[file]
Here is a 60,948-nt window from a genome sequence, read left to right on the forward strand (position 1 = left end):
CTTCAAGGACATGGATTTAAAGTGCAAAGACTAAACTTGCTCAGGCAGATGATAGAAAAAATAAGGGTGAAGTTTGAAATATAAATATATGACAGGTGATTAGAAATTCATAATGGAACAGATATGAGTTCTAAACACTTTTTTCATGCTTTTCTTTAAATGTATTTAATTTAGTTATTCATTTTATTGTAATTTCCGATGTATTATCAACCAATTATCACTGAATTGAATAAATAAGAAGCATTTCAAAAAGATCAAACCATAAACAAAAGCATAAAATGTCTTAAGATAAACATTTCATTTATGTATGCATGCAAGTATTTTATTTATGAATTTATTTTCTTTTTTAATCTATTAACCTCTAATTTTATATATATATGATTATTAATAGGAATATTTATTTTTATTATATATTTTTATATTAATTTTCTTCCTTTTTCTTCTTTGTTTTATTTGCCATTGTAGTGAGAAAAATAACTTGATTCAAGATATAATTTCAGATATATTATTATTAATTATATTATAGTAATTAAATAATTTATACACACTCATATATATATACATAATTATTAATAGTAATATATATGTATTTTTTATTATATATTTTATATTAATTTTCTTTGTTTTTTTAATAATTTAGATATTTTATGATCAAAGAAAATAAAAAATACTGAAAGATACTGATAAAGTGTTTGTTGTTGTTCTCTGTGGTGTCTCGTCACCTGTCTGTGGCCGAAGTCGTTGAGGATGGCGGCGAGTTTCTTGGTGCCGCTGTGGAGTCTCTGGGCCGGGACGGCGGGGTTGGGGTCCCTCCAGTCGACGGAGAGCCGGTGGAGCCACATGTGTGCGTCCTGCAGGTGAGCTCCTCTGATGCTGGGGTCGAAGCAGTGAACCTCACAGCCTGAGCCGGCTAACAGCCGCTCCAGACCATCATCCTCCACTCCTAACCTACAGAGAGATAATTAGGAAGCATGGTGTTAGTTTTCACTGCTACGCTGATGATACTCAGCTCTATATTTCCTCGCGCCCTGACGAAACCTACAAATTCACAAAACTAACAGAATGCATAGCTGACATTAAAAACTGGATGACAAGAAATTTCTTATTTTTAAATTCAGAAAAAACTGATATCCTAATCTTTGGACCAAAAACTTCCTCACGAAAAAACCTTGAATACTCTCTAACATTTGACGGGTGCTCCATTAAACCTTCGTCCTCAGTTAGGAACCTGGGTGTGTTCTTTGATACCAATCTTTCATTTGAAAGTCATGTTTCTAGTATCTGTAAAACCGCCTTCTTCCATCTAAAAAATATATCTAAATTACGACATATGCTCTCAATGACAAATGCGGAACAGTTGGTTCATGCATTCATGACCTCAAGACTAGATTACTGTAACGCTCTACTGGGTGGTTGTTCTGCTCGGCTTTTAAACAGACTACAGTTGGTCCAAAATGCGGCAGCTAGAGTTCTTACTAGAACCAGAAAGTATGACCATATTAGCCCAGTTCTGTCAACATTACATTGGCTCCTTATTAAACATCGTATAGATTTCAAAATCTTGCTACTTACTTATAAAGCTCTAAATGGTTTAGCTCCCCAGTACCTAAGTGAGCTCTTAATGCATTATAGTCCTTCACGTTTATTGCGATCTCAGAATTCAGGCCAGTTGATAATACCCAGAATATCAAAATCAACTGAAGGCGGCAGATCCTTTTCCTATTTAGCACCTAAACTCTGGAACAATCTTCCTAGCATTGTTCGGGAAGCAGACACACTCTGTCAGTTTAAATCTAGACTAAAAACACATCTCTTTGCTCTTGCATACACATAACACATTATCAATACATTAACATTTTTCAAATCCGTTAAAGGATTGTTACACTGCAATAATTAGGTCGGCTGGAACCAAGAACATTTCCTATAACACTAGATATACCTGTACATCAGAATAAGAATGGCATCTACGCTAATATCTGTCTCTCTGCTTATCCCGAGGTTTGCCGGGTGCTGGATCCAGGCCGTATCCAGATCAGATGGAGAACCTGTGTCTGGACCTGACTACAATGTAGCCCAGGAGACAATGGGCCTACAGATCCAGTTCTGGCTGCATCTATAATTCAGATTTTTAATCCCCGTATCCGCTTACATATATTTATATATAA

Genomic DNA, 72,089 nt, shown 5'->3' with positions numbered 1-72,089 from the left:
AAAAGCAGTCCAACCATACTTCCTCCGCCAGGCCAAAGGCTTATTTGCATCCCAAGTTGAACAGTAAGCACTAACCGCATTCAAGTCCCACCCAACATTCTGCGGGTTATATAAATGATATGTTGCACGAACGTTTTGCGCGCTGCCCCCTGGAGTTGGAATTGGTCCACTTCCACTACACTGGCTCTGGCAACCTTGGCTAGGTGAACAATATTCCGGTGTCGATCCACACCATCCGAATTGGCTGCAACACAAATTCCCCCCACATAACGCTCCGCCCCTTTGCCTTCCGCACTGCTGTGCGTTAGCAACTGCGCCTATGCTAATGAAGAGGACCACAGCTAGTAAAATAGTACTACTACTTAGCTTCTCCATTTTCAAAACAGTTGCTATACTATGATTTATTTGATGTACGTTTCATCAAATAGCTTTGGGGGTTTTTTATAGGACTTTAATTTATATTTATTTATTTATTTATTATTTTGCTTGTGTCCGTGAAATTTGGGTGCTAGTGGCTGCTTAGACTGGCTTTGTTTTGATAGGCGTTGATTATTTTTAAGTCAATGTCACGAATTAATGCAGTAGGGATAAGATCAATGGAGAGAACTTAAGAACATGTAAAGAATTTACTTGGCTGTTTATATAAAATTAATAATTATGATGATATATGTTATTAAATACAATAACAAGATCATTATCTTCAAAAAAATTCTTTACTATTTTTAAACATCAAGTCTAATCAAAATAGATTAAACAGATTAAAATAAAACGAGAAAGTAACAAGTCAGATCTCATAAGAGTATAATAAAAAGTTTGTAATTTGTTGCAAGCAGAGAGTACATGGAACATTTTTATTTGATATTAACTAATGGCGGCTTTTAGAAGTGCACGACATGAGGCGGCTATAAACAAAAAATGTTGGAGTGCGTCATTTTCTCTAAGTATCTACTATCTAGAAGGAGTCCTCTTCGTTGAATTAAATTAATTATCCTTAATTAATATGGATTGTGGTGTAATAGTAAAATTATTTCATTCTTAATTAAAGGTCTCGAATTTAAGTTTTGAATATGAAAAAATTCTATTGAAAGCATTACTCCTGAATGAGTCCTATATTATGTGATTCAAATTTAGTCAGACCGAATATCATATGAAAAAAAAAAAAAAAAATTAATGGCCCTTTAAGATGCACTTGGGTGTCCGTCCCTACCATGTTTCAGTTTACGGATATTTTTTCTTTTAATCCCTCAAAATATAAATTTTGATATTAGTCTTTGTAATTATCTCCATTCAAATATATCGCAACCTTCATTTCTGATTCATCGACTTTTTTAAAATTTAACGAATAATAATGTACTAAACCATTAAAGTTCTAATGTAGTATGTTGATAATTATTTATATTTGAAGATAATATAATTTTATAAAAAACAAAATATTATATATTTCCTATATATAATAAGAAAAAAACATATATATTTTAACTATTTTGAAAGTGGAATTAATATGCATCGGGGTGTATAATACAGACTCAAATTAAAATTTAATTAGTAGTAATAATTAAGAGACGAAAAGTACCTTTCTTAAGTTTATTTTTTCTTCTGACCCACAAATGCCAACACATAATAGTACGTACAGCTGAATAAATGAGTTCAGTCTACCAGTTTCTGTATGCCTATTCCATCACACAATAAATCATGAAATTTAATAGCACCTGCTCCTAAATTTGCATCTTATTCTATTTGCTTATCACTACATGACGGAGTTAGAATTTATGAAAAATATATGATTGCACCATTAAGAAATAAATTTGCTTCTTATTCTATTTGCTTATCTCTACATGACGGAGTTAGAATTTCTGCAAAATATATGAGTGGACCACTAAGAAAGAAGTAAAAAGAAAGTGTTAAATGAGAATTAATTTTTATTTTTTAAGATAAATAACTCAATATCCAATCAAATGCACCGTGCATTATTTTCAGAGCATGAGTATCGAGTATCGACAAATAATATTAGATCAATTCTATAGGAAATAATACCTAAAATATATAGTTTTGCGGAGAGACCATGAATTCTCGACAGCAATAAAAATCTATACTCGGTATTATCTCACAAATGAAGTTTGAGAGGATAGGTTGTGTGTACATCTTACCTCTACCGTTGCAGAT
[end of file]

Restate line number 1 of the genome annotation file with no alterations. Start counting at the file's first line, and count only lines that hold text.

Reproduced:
Here is a 60,948-nt window from a genome sequence, read left to right on the forward strand (position 1 = left end):